Schubert: String Quartets Nos. 14 & 9 Chiaroscuro Quartet
- Franz Schubert (1797 - 1828): String Quartet No. 14 in D Minor, D. 810 "Death and the Maiden":
- 1String Quartet No. 14 in D Minor, D. 810 "Death and the Maiden": I. Allegro15:01
- 2String Quartet No. 14 in D Minor, D. 810 "Death and the Maiden": II. Andante con moto11:46
- 3String Quartet No. 14 in D Minor, D. 810 "Death and the Maiden": III. Scherzo. Allegro molto04:22
- 4String Quartet No. 14 in D Minor, D. 810 "Death and the Maiden": IV. Presto08:51
- String Quartet No. 9 in G Minor, D. 173:
- 5String Quartet No. 9 in G Minor, D. 173: I. Allegro con brio05:36
- 6String Quartet No. 9 in G Minor, D. 173: II. Andantino06:07
- 7String Quartet No. 9 in G Minor, D. 173: III. Menuetto. Allegro vivace03:54
- 8String Quartet No. 9 in G Minor, D. 173: IV. Allegro06:06
Info for Schubert: String Quartets Nos. 14 & 9
One of the truly iconic works in the repertoire for string quartet, Franz Schubert’s Death and the Maiden is named after the song which has lent its theme to the second movement. At the end of Matthias Claudius’s poem, which Schubert had set as a 20-year-old in 1817, Death cradles the Maiden in his bony embrace. And her fear, in the first verse, of encountering his tomb-cold touch is mirrored by his desire for her in the second. In Schubert’s life time, death was a constant presence in everyday life and even a young person like himself would have encountered it at close quarters – in fact, his own mother had passed away when he was only 15.
When Schubert returns to the song in 1824 and starts work on the string quartet, death has nevertheless grown even more real: in the meantime he has become acquainted with pain and disease during the bouts of the syphilis that he knows will kill him. He turns the song into a set of variations, preceding it with a ferocious Allegro, and following it with a Scherzo and a Finale that have been described as ‘the dance of the demon fiddler’ and ‘a dance with death’. The acclaimed Chiaroscuro Quartet performs the work on gut strings, which brings out the vulnerability and desperation even further. The players then let us down gently with the youthful String Quartet No. 9 in G minor, a work in which the minor key offers Schubert the opportunity to play with light and shadows, rather than full-scale drama.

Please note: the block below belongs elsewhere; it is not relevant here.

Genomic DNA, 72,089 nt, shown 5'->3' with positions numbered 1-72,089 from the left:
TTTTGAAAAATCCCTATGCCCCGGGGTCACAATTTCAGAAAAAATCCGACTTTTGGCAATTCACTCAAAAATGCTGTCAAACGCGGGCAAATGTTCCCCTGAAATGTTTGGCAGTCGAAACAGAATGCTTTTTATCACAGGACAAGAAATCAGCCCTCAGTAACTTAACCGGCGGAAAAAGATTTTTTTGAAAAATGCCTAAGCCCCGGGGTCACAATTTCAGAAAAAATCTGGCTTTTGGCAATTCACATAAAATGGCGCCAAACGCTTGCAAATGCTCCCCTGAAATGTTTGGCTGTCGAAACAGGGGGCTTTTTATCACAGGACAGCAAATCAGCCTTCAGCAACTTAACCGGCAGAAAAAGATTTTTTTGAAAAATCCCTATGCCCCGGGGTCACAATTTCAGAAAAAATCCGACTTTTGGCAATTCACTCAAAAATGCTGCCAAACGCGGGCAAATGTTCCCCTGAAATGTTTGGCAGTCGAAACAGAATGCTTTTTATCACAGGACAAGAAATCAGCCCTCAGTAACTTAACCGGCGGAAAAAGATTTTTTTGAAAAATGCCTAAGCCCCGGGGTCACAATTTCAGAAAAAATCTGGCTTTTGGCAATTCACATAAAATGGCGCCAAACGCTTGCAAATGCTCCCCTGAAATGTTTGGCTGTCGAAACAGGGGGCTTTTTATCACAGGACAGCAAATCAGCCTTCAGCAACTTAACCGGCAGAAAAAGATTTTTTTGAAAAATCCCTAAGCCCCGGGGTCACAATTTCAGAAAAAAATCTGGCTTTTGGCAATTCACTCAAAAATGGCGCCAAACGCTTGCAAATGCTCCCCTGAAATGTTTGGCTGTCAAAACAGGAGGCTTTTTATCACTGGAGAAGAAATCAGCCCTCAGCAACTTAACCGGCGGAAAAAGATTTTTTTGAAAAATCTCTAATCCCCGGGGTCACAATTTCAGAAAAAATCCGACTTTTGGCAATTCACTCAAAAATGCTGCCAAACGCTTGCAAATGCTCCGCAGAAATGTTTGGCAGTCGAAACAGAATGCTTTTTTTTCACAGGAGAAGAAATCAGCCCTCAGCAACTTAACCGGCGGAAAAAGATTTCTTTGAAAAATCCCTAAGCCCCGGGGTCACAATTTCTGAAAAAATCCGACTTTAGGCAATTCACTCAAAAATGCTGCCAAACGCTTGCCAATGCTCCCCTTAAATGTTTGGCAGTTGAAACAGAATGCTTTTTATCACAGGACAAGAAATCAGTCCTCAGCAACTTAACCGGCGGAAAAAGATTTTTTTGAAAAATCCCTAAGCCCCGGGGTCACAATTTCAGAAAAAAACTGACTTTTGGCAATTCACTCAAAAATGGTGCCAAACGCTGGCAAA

Formed in 2005, the Chiaroscuro Quartet performs music of the Classical period with historical instruments and approach.
Recently the quartet played their first concert at the Edinburgh International Festival followed by their debut in Germany as part of the Festival Mecklenburg-Vorpommern. Highlights in the past took the young ensemble to London's Wigmore Hall, York Early Music Centre, The Sage Gateshead (recorded for BBC Radio 3), Auditorium du Louvre Paris, Théâtre du Jeu-de-Paume in Aix-en-Provence, Grand Théâtre de Dijon, Gulbenkian Foundation Lisbon and a residency in Aldeburgh.
Following the critically acclaimed release of their first album in September 2011, the Chiaroscuro Quartet released its second recording for the French label Aparté in April 2013. The CD including Beethoven's Quartetto serioso, Mozart's Quartet K. 428 and Adagio and Fugue K. 546 received four out of four possible f in the French magazine Télérama and was given the best note for its interpretation in Germany's major magazine for chamber music Ensemble.
In the coming months the quartet will return to the BBC Radio 3 for a lunchtime concert in London and appear on stage of the Nikolaisaal Potsdam and Kunstverein Wiesloch. Concerts in the Netherlands (Concertgebouw Amsterdam), Belgium (Ghent, Handelsbeurs Concertzaal), France (Clermont-Ferrand and Pau) and Spain (Madrid and Bilbao) are scheduled for early 2014.
Since 2009 the Quartet has held a residency at Port-Royal-des-Champs dedicated to Mozart's quartets.